Jansenism had followed an interesting path of growth, condemnation and then persecution.  It was with their backs to the wall, realising that they had to defend themselves that they became fixated on the Jesuits.  They had to appeal to the public for support  and they did so very effectively with the writings of Blaise Pascal.  The Jesuits often wrote in Latin, and wrote very learned treatises that systematically pointed out the errors in Jansenism.  Their writings were thorough, dense and the style was academic, ecclesiastical and philosophical.  Pascal on the other hand wrote in French, and his wit and eloquence disguised that fact that the substance was often lacking.  His appeal to populism made him feel close to the people, whereas the Jesuits were often portrayed as being aloof. 

Background - The abbey of Port Royal


Founded in 1204 by Mathilde de Garlande, seventeen miles from Paris, Port Royal was originally a Benedictine abbey.  It suffered greatly during the English invasions and the wars of religion, and as a result by the beginning of the seventeenth century its discipline was completely relaxed.  In 1608 it was reformed by Mère Angélique Arnauld, with the help of St. Francis de Sales. It became a center of reform, nuns trained at Port-Royal then spread all over France. By 1626 Port-Royal, a victim of its success was crowded and unhealthy.  It migrated to Paris, and renouncing ancient privileges granted by the popes, the new abbey placed itself under the jurisdiction of the Archbishop of Paris. The nuns, devoted henceforth to the worship of the Holy Eucharist, took the name of Daughters of the Blessed Sacrament.

A lifelong friend of Cornelius Jansen, Duvergier de Hauranne , the priest of Saint-Cyran, became their spiritual director.  It is due to his influence that the abbey became a centre for Jansenism.  He would eventually be arrested by Cardinal Richelieu, who saw him as a threat and imprisoned. The atmosphere of serious study and Jansenist piety attracted a number of prominent cultural figures to the movement. Various ‘solitaries’ such as Pascal, and also a brilliant barrister Lemaistre and the politician de Fosse all gave up their careers to take up lives of asceticism and contemplation around the abbey.  Perhaps even more strikingly, several important persons of the court were close to Jansenism due to the influence of Port Royal in Paris, such as the Duke of Luynes or the Duke of Liancourt and members of the influential Arnauld family, one of them a Minister of Louis XIV.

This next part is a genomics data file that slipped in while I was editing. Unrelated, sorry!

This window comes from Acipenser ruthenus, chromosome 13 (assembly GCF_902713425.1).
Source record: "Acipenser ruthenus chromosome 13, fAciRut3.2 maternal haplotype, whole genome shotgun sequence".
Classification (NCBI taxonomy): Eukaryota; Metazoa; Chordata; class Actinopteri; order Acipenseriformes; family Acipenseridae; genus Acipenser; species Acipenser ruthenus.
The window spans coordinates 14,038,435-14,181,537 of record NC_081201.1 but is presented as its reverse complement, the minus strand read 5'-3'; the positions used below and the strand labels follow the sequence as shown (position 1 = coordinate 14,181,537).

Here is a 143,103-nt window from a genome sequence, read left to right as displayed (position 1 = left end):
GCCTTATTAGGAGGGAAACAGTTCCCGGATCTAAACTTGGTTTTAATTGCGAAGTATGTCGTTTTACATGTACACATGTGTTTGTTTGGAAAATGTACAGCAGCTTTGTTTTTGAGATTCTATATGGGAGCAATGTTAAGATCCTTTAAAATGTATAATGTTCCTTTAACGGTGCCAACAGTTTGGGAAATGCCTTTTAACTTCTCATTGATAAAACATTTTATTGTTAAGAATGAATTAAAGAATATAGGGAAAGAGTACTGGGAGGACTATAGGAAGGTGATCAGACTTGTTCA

The abbey promoted the practice of refraining from the Eucharist until an interior renewal had been affected. Their schools or ‘the petites écoles’  had many impressive features.  Breaking with the traditions of the Jesuits and the University, who taught in Latin, they taught in French. The child learned the alphabet in French, and was instructed in the mother tongue before studying the dead languages. They wrote in French before writing in Latin. Not everything in their system of education is worthy of admiration, but they contributed to the progress of pedagogy against the older Scholastic methods.  In some ways the Jesuits with their hugely successful Ratio Studiorum were made to look dated for the first time. Therefore their successes only gave rise to greater competition with the Jesuits. 


29 March 1848 - Fr General Roothans flees Rome in disguise